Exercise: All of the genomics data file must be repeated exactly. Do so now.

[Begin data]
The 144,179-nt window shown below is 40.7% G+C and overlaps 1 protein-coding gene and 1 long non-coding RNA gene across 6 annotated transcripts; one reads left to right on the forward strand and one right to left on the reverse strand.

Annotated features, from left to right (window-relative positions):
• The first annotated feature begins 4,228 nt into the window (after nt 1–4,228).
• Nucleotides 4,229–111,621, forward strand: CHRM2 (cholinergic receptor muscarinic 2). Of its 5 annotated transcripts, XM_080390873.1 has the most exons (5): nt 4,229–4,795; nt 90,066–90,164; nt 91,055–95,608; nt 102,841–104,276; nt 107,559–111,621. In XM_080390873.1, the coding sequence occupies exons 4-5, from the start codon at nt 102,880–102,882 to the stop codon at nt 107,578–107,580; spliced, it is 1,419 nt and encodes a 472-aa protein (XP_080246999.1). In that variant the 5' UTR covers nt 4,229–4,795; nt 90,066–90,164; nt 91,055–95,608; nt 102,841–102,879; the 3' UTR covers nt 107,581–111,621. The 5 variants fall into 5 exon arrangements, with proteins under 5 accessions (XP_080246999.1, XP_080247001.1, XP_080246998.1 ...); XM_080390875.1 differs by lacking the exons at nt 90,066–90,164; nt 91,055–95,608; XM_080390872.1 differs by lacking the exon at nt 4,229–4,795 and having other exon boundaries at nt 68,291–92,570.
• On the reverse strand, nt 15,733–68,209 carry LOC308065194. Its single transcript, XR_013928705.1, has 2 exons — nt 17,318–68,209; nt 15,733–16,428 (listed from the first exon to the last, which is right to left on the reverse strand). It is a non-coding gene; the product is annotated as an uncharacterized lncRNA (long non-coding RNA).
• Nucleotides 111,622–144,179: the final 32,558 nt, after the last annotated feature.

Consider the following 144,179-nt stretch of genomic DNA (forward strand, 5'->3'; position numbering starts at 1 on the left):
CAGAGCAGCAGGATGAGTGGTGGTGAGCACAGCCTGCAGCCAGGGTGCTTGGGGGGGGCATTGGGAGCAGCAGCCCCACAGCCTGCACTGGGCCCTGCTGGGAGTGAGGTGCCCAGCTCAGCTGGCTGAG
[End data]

The 144,179-nt window shown below is 40.7% G+C and overlaps 1 protein-coding gene and 1 long non-coding RNA gene across 6 annotated transcripts; one reads left to right on the forward strand and one right to left on the reverse strand.

Annotated features, from left to right (window-relative positions):
• The first annotated feature begins 4,228 nt into the window (after nt 1–4,228).
• Nucleotides 4,229–111,621, forward strand: CHRM2 (cholinergic receptor muscarinic 2). Of its 5 annotated transcripts, XM_080390873.1 has the most exons (5): nt 4,229–4,795; nt 90,066–90,164; nt 91,055–95,608; nt 102,841–104,276; nt 107,559–111,621. In XM_080390873.1, the coding sequence occupies exons 4-5, from the start codon at nt 102,880–102,882 to the stop codon at nt 107,578–107,580; spliced, it is 1,419 nt and encodes a 472-aa protein (XP_080246999.1). In that variant the 5' UTR covers nt 4,229–4,795; nt 90,066–90,164; nt 91,055–95,608; nt 102,841–102,879; the 3' UTR covers nt 107,581–111,621. The 5 variants fall into 5 exon arrangements, with proteins under 5 accessions (XP_080246999.1, XP_080247001.1, XP_080246998.1 ...); XM_080390875.1 differs by lacking the exons at nt 90,066–90,164; nt 91,055–95,608; XM_080390872.1 differs by lacking the exon at nt 4,229–4,795 and having other exon boundaries at nt 68,291–92,570.
• On the reverse strand, nt 15,733–68,209 carry LOC308065194. Its single transcript, XR_013928705.1, has 2 exons — nt 17,318–68,209; nt 15,733–16,428 (listed from the first exon to the last, which is right to left on the reverse strand). It is a non-coding gene; the product is annotated as an uncharacterized lncRNA (long non-coding RNA).
• Nucleotides 111,622–144,179: the final 32,558 nt, after the last annotated feature.

Consider the following 144,179-nt stretch of genomic DNA (forward strand, 5'->3'; position numbering starts at 1 on the left):
CAGAGCAGCAGGATGAGTGGTGGTGAGCACAGCCTGCAGCCAGGGTGCTTGGGGGGGGCATTGGGAGCAGCAGCCCCACAGCCTGCACTGGGCCCTGCTGGGAGTGAGGTGCCCAGCTCAGCTGGCTGAG